Darfur Genocide Mapped with Google Earth

Here’s a fascinating project using modern mapping tools:

The United States Holocaust Memorial Museum has joined with Google in an unprecedented online mapping initiative. Crisis in Darfur enables more than 200 million Google Earth users worldwide to visualize and better understand the genocide currently unfolding in Darfur, Sudan. The Museum has assembled content—photographs, data, and eyewitness testimony—from a number of sources that are brought together for the first time in Google Earth.

Christine Chen explains that the initiative “indicates areas that have been ravaged, refugee camps, destroyed villages, and much more. Users can also gather data and other information from the map. Crisis in Darfur is the first project of a long-term collaboration between Google and the museum to map out areas of genocide. Next in the works is a mapping project of the Holocaust.”

Darfur Crisis Google Earth I’ve thumbnailed a screen capture at right (click for a 749×607 image) but it obviously lacks the interactivity of the original. I haven’t played around with Google Earth much but it’s an amazingly powerful application, even compared to the online Google Maps.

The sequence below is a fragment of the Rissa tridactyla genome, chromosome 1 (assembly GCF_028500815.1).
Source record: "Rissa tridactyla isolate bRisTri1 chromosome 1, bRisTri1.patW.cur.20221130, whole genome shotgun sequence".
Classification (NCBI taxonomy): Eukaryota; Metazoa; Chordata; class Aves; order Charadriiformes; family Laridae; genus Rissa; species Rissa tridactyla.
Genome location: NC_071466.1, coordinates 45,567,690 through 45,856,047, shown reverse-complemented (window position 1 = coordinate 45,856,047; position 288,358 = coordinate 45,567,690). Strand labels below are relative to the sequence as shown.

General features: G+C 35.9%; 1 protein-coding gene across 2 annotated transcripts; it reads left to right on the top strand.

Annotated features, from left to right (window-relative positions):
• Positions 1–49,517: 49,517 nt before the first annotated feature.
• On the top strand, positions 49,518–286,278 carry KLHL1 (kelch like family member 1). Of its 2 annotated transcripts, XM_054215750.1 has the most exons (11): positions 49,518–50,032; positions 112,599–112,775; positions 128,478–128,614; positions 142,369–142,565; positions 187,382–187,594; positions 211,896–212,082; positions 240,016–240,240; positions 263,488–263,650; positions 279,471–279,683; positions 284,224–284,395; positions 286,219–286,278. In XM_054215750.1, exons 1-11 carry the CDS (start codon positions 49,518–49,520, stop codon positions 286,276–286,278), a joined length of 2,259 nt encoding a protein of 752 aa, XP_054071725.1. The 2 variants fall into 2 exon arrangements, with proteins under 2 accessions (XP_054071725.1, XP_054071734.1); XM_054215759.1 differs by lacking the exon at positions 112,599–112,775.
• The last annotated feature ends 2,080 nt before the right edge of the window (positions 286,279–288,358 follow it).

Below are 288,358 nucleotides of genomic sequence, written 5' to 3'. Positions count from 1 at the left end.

FILED UNDER: Africa, Science & Technology, ,
James Joyner
About James Joyner
James Joyner is Professor and Department Head of Security Studies at Marine Corps University's Command and Staff College and a nonresident senior fellow at the Scowcroft Center for Strategy and Security at the Atlantic Council. He's a former Army officer and Desert Storm vet. Views expressed here are his own. Follow James on Twitter @DrJJoyner.